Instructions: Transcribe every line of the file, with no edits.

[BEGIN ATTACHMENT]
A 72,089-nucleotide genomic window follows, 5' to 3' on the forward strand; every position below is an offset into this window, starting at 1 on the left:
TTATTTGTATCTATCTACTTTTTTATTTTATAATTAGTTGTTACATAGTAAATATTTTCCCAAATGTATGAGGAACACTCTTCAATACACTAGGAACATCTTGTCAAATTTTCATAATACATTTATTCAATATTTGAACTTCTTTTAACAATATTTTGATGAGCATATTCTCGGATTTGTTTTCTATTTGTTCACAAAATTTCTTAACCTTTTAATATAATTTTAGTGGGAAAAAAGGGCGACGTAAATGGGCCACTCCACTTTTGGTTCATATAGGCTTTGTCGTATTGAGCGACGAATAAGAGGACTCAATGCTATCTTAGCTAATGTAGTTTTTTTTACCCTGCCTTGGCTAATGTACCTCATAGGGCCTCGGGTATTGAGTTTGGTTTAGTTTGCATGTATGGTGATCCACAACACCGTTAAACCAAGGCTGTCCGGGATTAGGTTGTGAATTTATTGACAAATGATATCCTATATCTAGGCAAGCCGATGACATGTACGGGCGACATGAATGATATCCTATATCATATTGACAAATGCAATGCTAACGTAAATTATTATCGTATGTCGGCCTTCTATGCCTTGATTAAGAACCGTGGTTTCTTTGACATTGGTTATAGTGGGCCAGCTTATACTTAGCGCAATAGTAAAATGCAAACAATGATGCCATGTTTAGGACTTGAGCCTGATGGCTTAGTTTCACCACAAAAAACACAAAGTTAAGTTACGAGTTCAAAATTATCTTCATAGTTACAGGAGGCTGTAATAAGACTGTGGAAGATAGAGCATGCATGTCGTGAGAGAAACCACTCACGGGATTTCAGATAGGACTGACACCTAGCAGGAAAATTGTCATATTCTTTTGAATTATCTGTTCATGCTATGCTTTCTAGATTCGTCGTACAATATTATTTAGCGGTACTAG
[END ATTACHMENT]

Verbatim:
A 72,089-nucleotide genomic window follows, 5' to 3' on the forward strand; every position below is an offset into this window, starting at 1 on the left:
TTATTTGTATCTATCTACTTTTTTATTTTATAATTAGTTGTTACATAGTAAATATTTTCCCAAATGTATGAGGAACACTCTTCAATACACTAGGAACATCTTGTCAAATTTTCATAATACATTTATTCAATATTTGAACTTCTTTTAACAATATTTTGATGAGCATATTCTCGGATTTGTTTTCTATTTGTTCACAAAATTTCTTAACCTTTTAATATAATTTTAGTGGGAAAAAAGGGCGACGTAAATGGGCCACTCCACTTTTGGTTCATATAGGCTTTGTCGTATTGAGCGACGAATAAGAGGACTCAATGCTATCTTAGCTAATGTAGTTTTTTTTACCCTGCCTTGGCTAATGTACCTCATAGGGCCTCGGGTATTGAGTTTGGTTTAGTTTGCATGTATGGTGATCCACAACACCGTTAAACCAAGGCTGTCCGGGATTAGGTTGTGAATTTATTGACAAATGATATCCTATATCTAGGCAAGCCGATGACATGTACGGGCGACATGAATGATATCCTATATCATATTGACAAATGCAATGCTAACGTAAATTATTATCGTATGTCGGCCTTCTATGCCTTGATTAAGAACCGTGGTTTCTTTGACATTGGTTATAGTGGGCCAGCTTATACTTAGCGCAATAGTAAAATGCAAACAATGATGCCATGTTTAGGACTTGAGCCTGATGGCTTAGTTTCACCACAAAAAACACAAAGTTAAGTTACGAGTTCAAAATTATCTTCATAGTTACAGGAGGCTGTAATAAGACTGTGGAAGATAGAGCATGCATGTCGTGAGAGAAACCACTCACGGGATTTCAGATAGGACTGACACCTAGCAGGAAAATTGTCATATTCTTTTGAATTATCTGTTCATGCTATGCTTTCTAGATTCGTCGTACAATATTATTTAGCGGTACTAG